Pensions experts ‘shocked’ at hidden borrowing across UK schemes
Pensions experts have expressed shock at the level of “hidden” borrowing across UK pensions schemes, which nearly toppled some funds during the bond market crisis in September. Speaking to politicians on the work and pensions committee on Wednesday, academics and pensions experts laid bare the risks that certain kinds of liability-driven investing (LDI) posed for retirement savings. John Ralfe, an independent consultant, said he was worried about how much leverage was used by pensions schemes as part of their LDI strategies. UK rules bar pensions schemes from borrowing money to fund investments, but experts such as Ralfe and Henry Tapper, executive chair at Agewage, have said LDI hedging arrangements are the same as borrowing.
Brussels demands share of London derivatives clearing
Systemic banks trading large volumes of derivatives in London should start using accounts at clearing houses in the EU for some of their transactions, according to measures outlined by the European Commission.
LEISURE & HOSPITALITY
Hospitality bosses say rail strikes will devastate business
Pubs and restaurants could lose £1.5bn in sales as a result of walkouts by the Rail, Maritime and Transport workers union (RMT) just days before Christmas, hospitality bosses have said. Kate Nicholls, chief executive of UK Hospitality, said the strikes will be devastating for a sector already facing soaring bills, staff shortages and a cost of living crisis.
Halfords cautions over full-year profits
An increase in costs and a drop in consumer spending will lead to full-year profits coming in at the lower end of forecasts, Halfords said on Wednesday. Revenues rose 10.2% to £765.7m over the first half but retail like-for-like sales were 6% lower year-on-year. As a result, full-year underlying pre-tax profits would be at the lower end of previous guidance for between £65m and £75m, the company said.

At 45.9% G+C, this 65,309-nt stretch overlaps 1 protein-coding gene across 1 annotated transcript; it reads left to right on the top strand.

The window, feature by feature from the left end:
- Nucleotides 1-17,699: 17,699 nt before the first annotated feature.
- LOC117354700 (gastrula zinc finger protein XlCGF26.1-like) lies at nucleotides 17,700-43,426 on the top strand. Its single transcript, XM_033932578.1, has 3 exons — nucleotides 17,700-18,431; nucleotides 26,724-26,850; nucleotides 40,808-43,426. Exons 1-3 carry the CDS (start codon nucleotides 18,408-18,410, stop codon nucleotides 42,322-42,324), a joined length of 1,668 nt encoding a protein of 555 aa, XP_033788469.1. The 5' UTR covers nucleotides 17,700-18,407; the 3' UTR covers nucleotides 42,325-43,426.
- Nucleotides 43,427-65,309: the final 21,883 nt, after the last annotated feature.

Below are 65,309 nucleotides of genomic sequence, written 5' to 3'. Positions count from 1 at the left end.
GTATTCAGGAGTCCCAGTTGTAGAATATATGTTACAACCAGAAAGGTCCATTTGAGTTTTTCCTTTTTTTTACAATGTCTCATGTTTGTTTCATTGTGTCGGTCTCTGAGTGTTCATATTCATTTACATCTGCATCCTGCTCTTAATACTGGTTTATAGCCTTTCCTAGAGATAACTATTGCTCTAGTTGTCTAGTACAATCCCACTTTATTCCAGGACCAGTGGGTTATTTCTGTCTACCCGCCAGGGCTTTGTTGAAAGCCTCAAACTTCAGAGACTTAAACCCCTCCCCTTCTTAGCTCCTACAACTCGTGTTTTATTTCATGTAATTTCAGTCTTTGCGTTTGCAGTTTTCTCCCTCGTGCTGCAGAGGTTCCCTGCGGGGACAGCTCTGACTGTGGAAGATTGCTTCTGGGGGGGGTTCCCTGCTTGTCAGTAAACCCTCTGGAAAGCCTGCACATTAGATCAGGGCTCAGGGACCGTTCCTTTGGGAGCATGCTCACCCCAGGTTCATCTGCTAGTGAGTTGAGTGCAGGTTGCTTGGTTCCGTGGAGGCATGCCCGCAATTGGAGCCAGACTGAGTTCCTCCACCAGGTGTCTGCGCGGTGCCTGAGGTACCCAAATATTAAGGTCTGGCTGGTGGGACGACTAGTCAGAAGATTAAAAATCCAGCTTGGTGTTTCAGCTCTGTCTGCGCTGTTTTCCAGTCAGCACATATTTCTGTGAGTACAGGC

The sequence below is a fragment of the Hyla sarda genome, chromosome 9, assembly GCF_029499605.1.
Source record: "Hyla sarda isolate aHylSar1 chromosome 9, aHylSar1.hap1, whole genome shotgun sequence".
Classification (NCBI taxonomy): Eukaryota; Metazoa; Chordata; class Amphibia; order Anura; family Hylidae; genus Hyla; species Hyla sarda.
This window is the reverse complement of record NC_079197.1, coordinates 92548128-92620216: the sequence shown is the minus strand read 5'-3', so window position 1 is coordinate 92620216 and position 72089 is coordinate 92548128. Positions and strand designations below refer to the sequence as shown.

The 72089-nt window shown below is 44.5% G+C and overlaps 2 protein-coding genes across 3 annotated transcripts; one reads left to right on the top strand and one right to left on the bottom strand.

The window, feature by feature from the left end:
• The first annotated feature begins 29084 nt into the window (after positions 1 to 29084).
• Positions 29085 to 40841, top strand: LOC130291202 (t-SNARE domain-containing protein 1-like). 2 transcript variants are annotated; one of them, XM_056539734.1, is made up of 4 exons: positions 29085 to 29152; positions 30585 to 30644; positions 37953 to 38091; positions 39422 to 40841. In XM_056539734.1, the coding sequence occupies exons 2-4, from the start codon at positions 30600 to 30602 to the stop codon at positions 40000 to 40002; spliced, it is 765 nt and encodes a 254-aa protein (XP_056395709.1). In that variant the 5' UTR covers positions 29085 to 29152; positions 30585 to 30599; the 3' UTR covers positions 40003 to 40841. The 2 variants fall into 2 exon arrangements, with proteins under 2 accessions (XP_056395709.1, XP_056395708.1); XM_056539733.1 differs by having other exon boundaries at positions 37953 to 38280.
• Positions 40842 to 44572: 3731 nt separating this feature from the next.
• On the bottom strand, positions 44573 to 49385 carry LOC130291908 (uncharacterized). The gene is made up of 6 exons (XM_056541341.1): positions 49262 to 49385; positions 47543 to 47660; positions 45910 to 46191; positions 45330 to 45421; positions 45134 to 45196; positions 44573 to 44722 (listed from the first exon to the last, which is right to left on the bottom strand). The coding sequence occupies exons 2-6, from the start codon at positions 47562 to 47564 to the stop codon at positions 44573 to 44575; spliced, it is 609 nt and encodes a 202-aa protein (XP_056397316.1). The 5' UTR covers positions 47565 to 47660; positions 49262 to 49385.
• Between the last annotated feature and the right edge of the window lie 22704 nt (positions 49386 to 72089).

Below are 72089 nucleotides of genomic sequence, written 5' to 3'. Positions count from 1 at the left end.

Pets at Home profits hit by rising energy costs
Higher freight and energy costs have taken a chunk out of Pets at Home's profits. The company reported a 9.3% fall in pre-tax profit in the 28-week period to October 13 to £59.2m from £65.3m last time. However, revenue was up 6.4% and guidance for full-year pre-tax profit remains in line with analysts’ consensus estimates of £131m.
Barclays signs deal with Wimbledon
Barclays has signed a deal to be the newest sponsor of Wimbledon. The multi-year partnership will see the bank make an annual contribution to the Wimbledon Foundation and sign up top 20 player Frances Tiafoe as an Ambassador.
Pill: More rate hikes needed to control inflation
The Bank of England’s chief economist Huw Pill said on Wednesday that further increases to the Bank of England’s base rate will be needed to tame inflation. Mr Pill said that the shrinking workforce represented one of two severe inflationary shocks to hit the economy, alongside a shortage of natural gas. However, the increases are unlikely to take the rate up to the 5.25% predicted by some economists. Pill told an audience at the Institute of Directors: “I do not anticipate the levels of bank rate priced in financial markets when the forecast's conditioning assumptions were frozen will be required."
EU Court of Justice reverses anti-money laundering rules
Several EU countries have started closing their public beneficial ownership registers after the Court of Justice of the European Union (CJEU) ruled that providing the general public with access to information on beneficial ownership constitutes a serious interference with fundamental rights. The case was sent to the CJEU from a Luxembourg court after challenges to the Luxembourg Business Registers, which disputed the compatibility of this provision with the right to privacy. Maíra Martini, corrupt money flows expert at Transparency International, said: “Access to beneficial ownership data is vital to identifying – and stopping – corruption and dirty money… At a time when the need to track down dirty money is so plainly apparent, the court’s decision takes us back years.”